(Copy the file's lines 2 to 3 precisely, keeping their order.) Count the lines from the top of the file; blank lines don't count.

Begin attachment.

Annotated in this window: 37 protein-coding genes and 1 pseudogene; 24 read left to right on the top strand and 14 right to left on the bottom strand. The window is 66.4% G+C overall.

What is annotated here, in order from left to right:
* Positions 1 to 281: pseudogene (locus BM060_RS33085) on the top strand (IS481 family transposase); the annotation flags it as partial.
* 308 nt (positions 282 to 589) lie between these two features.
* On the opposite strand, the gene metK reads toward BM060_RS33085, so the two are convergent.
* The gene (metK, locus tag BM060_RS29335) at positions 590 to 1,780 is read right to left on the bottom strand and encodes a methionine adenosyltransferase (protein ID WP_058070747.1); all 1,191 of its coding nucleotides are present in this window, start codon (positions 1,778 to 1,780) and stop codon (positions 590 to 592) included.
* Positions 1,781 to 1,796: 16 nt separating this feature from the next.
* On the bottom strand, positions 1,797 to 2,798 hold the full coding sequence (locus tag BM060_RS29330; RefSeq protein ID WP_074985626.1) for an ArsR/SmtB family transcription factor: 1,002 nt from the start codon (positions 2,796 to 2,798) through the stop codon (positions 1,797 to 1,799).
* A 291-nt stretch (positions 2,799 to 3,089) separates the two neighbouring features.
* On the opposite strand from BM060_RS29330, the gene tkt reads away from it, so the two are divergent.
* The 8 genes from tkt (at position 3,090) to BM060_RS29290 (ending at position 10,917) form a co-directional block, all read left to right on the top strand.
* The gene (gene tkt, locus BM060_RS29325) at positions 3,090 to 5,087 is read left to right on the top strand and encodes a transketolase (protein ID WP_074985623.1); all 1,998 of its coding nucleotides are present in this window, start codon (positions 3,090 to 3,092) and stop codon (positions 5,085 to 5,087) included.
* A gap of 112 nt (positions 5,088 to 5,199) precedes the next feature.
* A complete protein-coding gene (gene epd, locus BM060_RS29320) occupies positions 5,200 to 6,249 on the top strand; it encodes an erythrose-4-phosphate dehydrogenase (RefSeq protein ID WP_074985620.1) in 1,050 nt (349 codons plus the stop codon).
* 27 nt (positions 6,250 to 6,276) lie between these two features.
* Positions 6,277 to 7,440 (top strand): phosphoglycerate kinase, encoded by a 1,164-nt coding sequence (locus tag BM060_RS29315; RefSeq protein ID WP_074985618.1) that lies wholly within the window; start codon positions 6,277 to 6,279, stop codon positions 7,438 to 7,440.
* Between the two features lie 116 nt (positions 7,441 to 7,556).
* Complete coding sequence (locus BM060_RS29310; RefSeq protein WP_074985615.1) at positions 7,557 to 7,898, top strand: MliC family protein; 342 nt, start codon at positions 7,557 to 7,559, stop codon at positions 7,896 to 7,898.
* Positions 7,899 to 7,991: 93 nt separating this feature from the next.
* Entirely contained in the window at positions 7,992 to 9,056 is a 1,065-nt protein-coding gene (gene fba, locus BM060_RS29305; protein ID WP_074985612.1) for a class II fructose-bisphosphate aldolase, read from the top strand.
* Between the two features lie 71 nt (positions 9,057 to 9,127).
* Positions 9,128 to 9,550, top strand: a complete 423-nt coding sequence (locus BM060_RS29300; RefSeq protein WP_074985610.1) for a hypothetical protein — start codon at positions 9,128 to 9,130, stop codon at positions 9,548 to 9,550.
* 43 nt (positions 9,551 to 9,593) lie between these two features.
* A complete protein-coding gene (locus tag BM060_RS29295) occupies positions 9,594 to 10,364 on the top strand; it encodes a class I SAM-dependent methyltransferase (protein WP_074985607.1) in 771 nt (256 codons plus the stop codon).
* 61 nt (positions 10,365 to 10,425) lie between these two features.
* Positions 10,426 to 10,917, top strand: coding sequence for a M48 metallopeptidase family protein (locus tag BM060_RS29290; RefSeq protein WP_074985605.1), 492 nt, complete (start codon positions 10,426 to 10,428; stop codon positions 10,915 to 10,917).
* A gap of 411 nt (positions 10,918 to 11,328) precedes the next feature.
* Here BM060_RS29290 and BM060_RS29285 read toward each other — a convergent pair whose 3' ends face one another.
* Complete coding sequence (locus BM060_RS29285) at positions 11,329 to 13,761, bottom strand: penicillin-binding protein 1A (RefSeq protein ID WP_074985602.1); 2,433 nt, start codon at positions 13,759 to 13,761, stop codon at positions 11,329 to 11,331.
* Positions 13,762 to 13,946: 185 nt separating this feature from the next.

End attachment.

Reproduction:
What is annotated here, in order from left to right:
* Positions 1 to 281: pseudogene (locus BM060_RS33085) on the top strand (IS481 family transposase); the annotation flags it as partial.